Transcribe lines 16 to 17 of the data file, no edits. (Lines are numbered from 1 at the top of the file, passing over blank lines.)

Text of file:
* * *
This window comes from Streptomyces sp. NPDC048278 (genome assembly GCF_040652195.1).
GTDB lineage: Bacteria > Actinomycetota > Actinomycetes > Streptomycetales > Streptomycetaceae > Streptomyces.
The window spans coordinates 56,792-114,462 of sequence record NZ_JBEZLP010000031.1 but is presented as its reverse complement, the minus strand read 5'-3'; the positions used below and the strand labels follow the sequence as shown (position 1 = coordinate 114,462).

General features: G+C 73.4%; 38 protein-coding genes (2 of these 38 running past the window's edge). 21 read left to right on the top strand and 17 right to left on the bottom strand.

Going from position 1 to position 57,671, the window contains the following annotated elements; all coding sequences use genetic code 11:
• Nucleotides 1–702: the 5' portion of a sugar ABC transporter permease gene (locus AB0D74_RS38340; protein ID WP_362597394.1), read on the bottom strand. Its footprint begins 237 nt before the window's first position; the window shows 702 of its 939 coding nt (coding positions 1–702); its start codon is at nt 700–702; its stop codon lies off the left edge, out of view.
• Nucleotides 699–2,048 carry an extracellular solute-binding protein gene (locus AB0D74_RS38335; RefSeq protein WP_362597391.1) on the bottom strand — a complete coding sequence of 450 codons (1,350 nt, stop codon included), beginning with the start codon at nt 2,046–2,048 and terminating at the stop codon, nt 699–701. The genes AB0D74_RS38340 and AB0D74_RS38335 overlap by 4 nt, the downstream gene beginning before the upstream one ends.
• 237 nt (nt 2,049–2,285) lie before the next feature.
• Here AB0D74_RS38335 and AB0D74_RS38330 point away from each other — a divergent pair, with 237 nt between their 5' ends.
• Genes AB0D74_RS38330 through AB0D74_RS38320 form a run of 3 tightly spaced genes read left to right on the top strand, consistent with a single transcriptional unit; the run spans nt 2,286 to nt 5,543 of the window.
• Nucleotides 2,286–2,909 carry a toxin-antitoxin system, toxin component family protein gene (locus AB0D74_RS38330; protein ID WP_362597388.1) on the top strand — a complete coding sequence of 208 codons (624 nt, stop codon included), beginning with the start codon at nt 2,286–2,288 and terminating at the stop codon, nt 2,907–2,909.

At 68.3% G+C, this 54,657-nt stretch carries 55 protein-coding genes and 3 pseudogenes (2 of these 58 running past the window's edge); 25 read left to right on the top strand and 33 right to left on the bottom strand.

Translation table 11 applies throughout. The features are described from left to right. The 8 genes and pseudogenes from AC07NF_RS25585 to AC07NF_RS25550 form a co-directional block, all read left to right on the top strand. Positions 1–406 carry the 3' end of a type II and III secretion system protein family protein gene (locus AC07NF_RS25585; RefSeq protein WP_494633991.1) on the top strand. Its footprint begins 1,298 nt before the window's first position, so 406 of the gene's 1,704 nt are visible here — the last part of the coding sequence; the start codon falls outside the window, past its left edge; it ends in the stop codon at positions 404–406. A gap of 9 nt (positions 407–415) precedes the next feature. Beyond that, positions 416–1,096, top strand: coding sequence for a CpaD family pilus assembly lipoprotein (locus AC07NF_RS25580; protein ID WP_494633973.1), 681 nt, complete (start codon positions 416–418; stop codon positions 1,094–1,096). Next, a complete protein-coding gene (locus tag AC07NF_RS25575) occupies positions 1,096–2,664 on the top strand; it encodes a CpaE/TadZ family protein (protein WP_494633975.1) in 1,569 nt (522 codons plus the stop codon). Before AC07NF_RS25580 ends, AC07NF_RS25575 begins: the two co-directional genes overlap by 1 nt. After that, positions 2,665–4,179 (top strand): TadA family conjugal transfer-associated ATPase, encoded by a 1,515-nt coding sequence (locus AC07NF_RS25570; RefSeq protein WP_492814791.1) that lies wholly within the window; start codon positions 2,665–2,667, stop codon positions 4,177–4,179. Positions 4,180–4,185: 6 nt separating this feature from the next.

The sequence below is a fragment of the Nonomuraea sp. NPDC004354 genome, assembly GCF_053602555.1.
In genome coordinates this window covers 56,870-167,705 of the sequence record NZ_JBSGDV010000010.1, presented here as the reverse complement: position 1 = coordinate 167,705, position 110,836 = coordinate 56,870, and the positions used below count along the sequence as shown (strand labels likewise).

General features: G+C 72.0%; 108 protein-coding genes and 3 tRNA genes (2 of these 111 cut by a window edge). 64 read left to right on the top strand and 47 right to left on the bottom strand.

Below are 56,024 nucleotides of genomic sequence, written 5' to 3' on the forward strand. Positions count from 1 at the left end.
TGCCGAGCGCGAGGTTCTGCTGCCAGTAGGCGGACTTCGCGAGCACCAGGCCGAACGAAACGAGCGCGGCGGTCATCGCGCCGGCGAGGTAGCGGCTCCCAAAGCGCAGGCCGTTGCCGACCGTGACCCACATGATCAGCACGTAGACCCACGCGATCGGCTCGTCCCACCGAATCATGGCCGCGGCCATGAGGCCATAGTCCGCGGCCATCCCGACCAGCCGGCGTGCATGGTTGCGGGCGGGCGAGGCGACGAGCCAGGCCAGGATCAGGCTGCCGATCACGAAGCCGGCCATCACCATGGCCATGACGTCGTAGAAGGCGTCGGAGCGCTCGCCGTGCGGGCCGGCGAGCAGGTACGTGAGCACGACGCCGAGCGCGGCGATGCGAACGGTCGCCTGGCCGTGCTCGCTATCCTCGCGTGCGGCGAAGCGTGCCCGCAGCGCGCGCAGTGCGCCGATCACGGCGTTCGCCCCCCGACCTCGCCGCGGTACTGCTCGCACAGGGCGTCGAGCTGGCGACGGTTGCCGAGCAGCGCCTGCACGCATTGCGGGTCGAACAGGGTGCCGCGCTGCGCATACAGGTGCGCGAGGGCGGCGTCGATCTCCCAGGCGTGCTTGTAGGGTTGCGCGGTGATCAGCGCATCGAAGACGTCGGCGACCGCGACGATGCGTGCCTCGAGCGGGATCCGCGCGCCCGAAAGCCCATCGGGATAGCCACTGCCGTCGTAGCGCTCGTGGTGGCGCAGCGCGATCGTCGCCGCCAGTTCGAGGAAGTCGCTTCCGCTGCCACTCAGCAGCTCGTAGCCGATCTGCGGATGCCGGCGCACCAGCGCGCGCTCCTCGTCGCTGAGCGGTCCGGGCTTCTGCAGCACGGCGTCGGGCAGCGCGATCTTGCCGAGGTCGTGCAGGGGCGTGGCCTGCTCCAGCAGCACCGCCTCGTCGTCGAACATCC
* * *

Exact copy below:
General features: G+C 72.0%; 108 protein-coding genes and 3 tRNA genes (2 of these 111 cut by a window edge). 64 read left to right on the top strand and 47 right to left on the bottom strand.

Below are 56,024 nucleotides of genomic sequence, written 5' to 3' on the forward strand. Positions count from 1 at the left end.